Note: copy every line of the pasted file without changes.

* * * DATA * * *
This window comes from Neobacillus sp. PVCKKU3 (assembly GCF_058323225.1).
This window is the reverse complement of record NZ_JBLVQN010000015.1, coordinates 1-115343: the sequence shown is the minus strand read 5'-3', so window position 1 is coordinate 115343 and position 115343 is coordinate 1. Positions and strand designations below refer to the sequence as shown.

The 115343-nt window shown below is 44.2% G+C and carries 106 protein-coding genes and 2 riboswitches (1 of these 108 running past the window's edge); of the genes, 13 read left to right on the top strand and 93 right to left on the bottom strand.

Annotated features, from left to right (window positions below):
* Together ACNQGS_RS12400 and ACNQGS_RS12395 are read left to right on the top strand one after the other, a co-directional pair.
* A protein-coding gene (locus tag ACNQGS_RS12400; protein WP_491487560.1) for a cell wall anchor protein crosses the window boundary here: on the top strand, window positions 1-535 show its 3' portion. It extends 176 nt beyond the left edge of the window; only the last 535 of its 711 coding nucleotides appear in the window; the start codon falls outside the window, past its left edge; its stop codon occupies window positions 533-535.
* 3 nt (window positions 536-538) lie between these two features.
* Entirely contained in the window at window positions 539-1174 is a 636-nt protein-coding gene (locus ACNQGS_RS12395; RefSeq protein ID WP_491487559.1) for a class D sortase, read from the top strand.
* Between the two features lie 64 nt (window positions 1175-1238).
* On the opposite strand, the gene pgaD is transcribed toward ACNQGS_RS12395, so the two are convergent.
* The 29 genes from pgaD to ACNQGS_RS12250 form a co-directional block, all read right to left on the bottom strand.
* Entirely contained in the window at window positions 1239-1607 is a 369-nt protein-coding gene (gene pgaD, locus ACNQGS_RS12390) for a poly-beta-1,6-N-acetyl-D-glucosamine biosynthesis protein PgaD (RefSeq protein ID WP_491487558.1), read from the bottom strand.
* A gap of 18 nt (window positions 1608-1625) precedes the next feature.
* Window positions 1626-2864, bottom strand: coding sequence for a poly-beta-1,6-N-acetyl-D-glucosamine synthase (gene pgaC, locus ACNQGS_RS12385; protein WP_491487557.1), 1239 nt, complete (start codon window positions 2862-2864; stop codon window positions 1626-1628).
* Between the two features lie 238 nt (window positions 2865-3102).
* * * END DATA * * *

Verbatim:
This window comes from Neobacillus sp. PVCKKU3 (assembly GCF_058323225.1).
This window is the reverse complement of record NZ_JBLVQN010000015.1, coordinates 1-115343: the sequence shown is the minus strand read 5'-3', so window position 1 is coordinate 115343 and position 115343 is coordinate 1. Positions and strand designations below refer to the sequence as shown.

The 115343-nt window shown below is 44.2% G+C and carries 106 protein-coding genes and 2 riboswitches (1 of these 108 running past the window's edge); of the genes, 13 read left to right on the top strand and 93 right to left on the bottom strand.

Annotated features, from left to right (window positions below):
* Together ACNQGS_RS12400 and ACNQGS_RS12395 are read left to right on the top strand one after the other, a co-directional pair.
* A protein-coding gene (locus tag ACNQGS_RS12400; protein WP_491487560.1) for a cell wall anchor protein crosses the window boundary here: on the top strand, window positions 1-535 show its 3' portion. It extends 176 nt beyond the left edge of the window; only the last 535 of its 711 coding nucleotides appear in the window; the start codon falls outside the window, past its left edge; its stop codon occupies window positions 533-535.
* 3 nt (window positions 536-538) lie between these two features.
* Entirely contained in the window at window positions 539-1174 is a 636-nt protein-coding gene (locus ACNQGS_RS12395; RefSeq protein ID WP_491487559.1) for a class D sortase, read from the top strand.
* Between the two features lie 64 nt (window positions 1175-1238).
* On the opposite strand, the gene pgaD is transcribed toward ACNQGS_RS12395, so the two are convergent.
* The 29 genes from pgaD to ACNQGS_RS12250 form a co-directional block, all read right to left on the bottom strand.
* Entirely contained in the window at window positions 1239-1607 is a 369-nt protein-coding gene (gene pgaD, locus ACNQGS_RS12390) for a poly-beta-1,6-N-acetyl-D-glucosamine biosynthesis protein PgaD (RefSeq protein ID WP_491487558.1), read from the bottom strand.
* A gap of 18 nt (window positions 1608-1625) precedes the next feature.
* Window positions 1626-2864, bottom strand: coding sequence for a poly-beta-1,6-N-acetyl-D-glucosamine synthase (gene pgaC, locus ACNQGS_RS12385; protein WP_491487557.1), 1239 nt, complete (start codon window positions 2862-2864; stop codon window positions 1626-1628).
* Between the two features lie 238 nt (window positions 2865-3102).